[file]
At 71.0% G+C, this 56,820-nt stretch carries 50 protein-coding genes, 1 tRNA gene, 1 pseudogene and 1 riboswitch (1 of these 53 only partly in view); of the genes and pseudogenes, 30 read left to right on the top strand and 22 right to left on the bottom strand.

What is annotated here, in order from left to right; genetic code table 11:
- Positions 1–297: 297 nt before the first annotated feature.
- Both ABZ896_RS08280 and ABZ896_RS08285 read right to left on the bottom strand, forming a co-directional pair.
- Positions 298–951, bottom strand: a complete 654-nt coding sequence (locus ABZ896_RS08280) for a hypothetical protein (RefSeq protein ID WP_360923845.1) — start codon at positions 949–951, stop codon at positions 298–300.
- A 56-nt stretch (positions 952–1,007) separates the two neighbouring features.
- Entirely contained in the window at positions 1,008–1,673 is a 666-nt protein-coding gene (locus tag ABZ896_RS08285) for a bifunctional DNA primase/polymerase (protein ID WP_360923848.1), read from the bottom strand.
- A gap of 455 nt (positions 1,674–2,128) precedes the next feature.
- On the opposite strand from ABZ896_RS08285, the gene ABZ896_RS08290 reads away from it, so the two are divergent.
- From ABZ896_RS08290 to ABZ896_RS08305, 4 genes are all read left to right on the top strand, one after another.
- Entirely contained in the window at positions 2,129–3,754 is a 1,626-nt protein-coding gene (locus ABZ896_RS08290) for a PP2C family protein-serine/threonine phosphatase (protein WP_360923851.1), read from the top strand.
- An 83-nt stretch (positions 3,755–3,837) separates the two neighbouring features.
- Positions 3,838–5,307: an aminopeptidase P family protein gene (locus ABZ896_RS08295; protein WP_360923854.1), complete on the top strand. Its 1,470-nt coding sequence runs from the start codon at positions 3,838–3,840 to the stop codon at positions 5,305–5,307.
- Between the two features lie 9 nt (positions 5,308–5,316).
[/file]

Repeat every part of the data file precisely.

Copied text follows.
At 71.0% G+C, this 56,820-nt stretch carries 50 protein-coding genes, 1 tRNA gene, 1 pseudogene and 1 riboswitch (1 of these 53 only partly in view); of the genes and pseudogenes, 30 read left to right on the top strand and 22 right to left on the bottom strand.

What is annotated here, in order from left to right; genetic code table 11:
- Positions 1–297: 297 nt before the first annotated feature.
- Both ABZ896_RS08280 and ABZ896_RS08285 read right to left on the bottom strand, forming a co-directional pair.
- Positions 298–951, bottom strand: a complete 654-nt coding sequence (locus ABZ896_RS08280) for a hypothetical protein (RefSeq protein ID WP_360923845.1) — start codon at positions 949–951, stop codon at positions 298–300.
- A 56-nt stretch (positions 952–1,007) separates the two neighbouring features.
- Entirely contained in the window at positions 1,008–1,673 is a 666-nt protein-coding gene (locus tag ABZ896_RS08285) for a bifunctional DNA primase/polymerase (protein ID WP_360923848.1), read from the bottom strand.
- A gap of 455 nt (positions 1,674–2,128) precedes the next feature.
- On the opposite strand from ABZ896_RS08285, the gene ABZ896_RS08290 reads away from it, so the two are divergent.
- From ABZ896_RS08290 to ABZ896_RS08305, 4 genes are all read left to right on the top strand, one after another.
- Entirely contained in the window at positions 2,129–3,754 is a 1,626-nt protein-coding gene (locus ABZ896_RS08290) for a PP2C family protein-serine/threonine phosphatase (protein WP_360923851.1), read from the top strand.
- An 83-nt stretch (positions 3,755–3,837) separates the two neighbouring features.
- Positions 3,838–5,307: an aminopeptidase P family protein gene (locus ABZ896_RS08295; protein WP_360923854.1), complete on the top strand. Its 1,470-nt coding sequence runs from the start codon at positions 3,838–3,840 to the stop codon at positions 5,305–5,307.
- Between the two features lie 9 nt (positions 5,308–5,316).